I was enchanted by the walled town of Elvas in Portugal. Near the Spanish border this is a lovely town with complex walls, a castle, a handsome square and the beautiful Chapel of Igreja das Domínicas. Exploring the narrow streets we came across the British Cemetery on the edge of the city occupying one of the seven bastions in the fortifications. This is one of the oldest British military cemeteries and has five known graves, two died at the Battle of Albuera (1811) and one at a siege of nearby Badajoz; thousands of British soldiers died in both these battles.
Elvas held a key position in the Peninsular War (1808 – 1814) facing Badajoz in Spain and the cemetery was opened in 1811 for the body of Major General Daniel Hoghton, who died at Battle of Albuera. Today Elvas is a fascinating city that is deservedly a UNESCO World Heritage Site for its extensive fortifications.
The British Cemetery (the Portuguese call it the Cemitério dos Ingleses) fell in to disrepair until 1997 when the small British expat community, with help from the Portuguese army, renovated the neglected cemetery and took over responsibility for its ongoing maintenance. Today it is a peaceful and attractive spot with views over the plain towards Badajoz.
I don’t often include memorial benches from other countries for the simple reason I rarely find them in other European countries. In this British Cemetery the custom of memorial benches has been exported and I discovered this moving tribute to Victor Hunter Reynolds.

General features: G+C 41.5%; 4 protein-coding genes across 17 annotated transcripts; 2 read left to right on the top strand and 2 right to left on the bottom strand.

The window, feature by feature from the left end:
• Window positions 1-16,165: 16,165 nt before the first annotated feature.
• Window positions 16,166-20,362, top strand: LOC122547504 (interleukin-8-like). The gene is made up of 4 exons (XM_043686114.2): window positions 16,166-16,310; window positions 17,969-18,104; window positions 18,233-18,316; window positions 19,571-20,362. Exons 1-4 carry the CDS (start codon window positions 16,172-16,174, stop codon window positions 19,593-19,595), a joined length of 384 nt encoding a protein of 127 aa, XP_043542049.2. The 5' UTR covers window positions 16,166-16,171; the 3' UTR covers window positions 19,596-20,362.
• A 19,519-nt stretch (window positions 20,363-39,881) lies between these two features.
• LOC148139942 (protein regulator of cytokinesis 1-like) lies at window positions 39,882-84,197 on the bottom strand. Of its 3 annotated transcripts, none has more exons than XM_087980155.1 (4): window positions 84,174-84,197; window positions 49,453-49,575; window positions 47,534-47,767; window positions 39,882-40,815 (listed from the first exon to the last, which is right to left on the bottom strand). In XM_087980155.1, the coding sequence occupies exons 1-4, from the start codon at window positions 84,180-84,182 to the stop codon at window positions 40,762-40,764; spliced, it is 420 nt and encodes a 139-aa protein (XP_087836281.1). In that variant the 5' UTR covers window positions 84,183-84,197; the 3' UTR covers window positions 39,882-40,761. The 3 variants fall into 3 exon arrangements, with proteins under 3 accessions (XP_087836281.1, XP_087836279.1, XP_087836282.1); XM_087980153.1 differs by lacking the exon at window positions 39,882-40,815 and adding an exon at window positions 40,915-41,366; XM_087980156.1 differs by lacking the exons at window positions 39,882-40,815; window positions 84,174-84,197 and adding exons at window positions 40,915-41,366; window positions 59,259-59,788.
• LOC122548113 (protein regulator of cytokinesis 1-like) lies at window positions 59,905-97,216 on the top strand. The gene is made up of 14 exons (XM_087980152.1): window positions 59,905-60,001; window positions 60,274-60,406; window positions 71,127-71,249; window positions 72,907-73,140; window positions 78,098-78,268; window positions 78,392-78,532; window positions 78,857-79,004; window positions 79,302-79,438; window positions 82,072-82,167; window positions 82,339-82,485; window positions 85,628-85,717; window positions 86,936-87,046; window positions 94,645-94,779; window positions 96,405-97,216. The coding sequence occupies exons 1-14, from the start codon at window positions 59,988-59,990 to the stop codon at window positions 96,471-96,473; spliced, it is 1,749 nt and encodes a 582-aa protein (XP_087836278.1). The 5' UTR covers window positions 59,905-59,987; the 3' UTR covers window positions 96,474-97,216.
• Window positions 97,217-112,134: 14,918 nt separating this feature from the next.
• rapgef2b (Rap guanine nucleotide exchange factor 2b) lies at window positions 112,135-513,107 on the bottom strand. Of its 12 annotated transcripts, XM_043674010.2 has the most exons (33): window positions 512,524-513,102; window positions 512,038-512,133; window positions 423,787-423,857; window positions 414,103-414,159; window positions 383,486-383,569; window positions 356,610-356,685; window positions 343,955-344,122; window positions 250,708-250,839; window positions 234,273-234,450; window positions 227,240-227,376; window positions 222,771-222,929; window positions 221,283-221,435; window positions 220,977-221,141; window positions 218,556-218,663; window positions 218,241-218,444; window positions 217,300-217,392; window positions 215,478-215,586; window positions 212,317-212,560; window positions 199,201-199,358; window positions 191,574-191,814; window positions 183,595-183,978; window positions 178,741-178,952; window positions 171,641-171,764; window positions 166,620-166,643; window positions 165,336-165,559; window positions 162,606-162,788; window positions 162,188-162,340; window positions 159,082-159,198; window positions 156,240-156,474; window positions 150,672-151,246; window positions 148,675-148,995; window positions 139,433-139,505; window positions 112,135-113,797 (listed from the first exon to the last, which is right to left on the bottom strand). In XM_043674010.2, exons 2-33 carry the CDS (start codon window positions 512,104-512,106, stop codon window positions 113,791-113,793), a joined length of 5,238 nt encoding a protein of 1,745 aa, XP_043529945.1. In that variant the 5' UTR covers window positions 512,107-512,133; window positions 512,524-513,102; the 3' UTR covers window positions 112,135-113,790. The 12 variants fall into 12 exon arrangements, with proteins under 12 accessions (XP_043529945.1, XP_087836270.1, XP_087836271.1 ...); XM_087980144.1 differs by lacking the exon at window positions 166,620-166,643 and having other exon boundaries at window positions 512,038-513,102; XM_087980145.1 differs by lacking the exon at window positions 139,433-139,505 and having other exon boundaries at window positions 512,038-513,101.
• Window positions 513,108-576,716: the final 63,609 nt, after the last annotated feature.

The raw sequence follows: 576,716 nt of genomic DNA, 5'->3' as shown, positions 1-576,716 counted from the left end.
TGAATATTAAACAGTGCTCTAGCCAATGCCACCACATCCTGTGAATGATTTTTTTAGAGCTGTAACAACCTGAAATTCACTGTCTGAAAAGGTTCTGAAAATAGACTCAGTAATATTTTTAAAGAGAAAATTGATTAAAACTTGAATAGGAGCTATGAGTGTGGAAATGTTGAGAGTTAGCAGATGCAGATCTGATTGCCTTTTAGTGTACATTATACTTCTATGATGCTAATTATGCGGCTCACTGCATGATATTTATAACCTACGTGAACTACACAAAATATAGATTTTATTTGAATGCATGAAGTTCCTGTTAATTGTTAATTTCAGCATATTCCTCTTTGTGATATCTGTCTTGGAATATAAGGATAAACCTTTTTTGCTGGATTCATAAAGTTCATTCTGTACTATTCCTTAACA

I was lucky to come across this full and interesting account of Victor Hunter Reynold’s life translated from an article written by Alberto Franco in 2004. Victor Hunter Reynolds was born in Lisbon in 1901, his father from Anglo-Portuguese wine and cork merchants and his mother from a Portuguese banking family. The family moved back to England for a short time, returning to Portugal in 1917. Victor went to work for an uncle on his estates and learnt to speak Portuguese and when his uncle died he took over the management of the Quinta do Carmo near Estremoz (still a wine producing quinta).
In 1936 Victor Hunter Reynolds was very much affected by the bombing of nearby Badajoz and as, ‘the frontier was only a short distance from his estates, and as an Anglo-Portuguese, Victor could not ignore the thousands of Spanish refugees who crossed the frontier in search of safety. In common with many Portuguese, Reynolds lent a hand to the Republican refugees escaping Franco’s troops, hiding them temporarily on his estates.’ When the Second World War began Victor Hunter Reynolds volunteered to fight in the British army but instead was asked to stay in Portugal as a useful secret agent. Many refugees from different countries, fleeing prisoners of war, RAF pilots who had been shot down and other agents passed through the Quinta do Carmo on their way to Lisbon and Britain.
Alberto Franco goes on to describe a caring and generous landowner who understood the hard conditions his workers endured and goes on to say, ‘his reputation as a good man and a just employer turned to his advantage during the Agrarian Reform. His properties were not occupied, although he had certain difficulties, as might be expected.’ I felt privileged to have been able to learn a little more about the people of this lovely part of Portugal thanks to this memorial bench.